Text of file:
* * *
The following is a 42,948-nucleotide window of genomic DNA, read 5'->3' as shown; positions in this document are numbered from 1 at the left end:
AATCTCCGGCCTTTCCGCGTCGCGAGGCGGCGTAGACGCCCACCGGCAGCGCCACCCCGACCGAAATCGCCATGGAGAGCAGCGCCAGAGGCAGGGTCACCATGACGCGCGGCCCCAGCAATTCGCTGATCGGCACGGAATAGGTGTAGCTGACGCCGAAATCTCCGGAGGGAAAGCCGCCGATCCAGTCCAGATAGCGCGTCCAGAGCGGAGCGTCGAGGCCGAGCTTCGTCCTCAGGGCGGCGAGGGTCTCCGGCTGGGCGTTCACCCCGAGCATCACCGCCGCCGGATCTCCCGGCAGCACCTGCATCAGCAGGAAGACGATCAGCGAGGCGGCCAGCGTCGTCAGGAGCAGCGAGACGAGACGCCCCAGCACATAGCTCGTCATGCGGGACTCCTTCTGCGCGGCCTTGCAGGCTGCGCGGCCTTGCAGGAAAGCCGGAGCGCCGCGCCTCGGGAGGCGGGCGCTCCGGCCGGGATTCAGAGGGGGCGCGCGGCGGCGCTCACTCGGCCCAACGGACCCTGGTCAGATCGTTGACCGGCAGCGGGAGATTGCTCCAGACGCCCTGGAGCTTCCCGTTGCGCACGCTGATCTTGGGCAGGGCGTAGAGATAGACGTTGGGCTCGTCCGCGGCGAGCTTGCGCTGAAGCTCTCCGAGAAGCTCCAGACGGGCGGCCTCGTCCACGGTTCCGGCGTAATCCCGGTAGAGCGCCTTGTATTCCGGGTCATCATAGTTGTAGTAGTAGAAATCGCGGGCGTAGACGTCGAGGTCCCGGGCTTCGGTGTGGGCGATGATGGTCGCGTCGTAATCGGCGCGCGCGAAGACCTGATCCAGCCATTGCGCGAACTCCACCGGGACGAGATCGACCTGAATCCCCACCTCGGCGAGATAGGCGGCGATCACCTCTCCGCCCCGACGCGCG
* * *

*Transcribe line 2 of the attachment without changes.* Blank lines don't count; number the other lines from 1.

AATCTCCGGCCTTTCCGCGTCGCGAGGCGGCGTAGACGCCCACCGGCAGCGCCACCCCGACCGAAATCGCCATGGAGAGCAGCGCCAGAGGCAGGGTCACCATGACGCGCGGCCCCAGCAATTCGCTGATCGGCACGGAATAGGTGTAGCTGACGCCGAAATCTCCGGAGGGAAAGCCGCCGATCCAGTCCAGATAGCGCGTCCAGAGCGGAGCGTCGAGGCCGAGCTTCGTCCTCAGGGCGGCGAGGGTCTCCGGCTGGGCGTTCACCCCGAGCATCACCGCCGCCGGATCTCCCGGCAGCACCTGCATCAGCAGGAAGACGATCAGCGAGGCGGCCAGCGTCGTCAGGAGCAGCGAGACGAGACGCCCCAGCACATAGCTCGTCATGCGGGACTCCTTCTGCGCGGCCTTGCAGGCTGCGCGGCCTTGCAGGAAAGCCGGAGCGCCGCGCCTCGGGAGGCGGGCGCTCCGGCCGGGATTCAGAGGGGGCGCGCGGCGGCGCTCACTCGGCCCAACGGACCCTGGTCAGATCGTTGACCGGCAGCGGGAGATTGCTCCAGACGCCCTGGAGCTTCCCGTTGCGCACGCTGATCTTGGGCAGGGCGTAGAGATAGACGTTGGGCTCGTCCGCGGCGAGCTTGCGCTGAAGCTCTCCGAGAAGCTCCAGACGGGCGGCCTCGTCCACGGTTCCGGCGTAATCCCGGTAGAGCGCCTTGTATTCCGGGTCATCATAGTTGTAGTAGTAGAAATCGCGGGCGTAGACGTCGAGGTCCCGGGCTTCGGTGTGGGCGATGATGGTCGCGTCGTAATCGGCGCGCGCGAAGACCTGATCCAGCCATTGCGCGAACTCCACCGGGACGAGATCGACCTGAATCCCCACCTCGGCGAGATAGGCGGCGATCACCTCTCCGCCCCGACGCGCG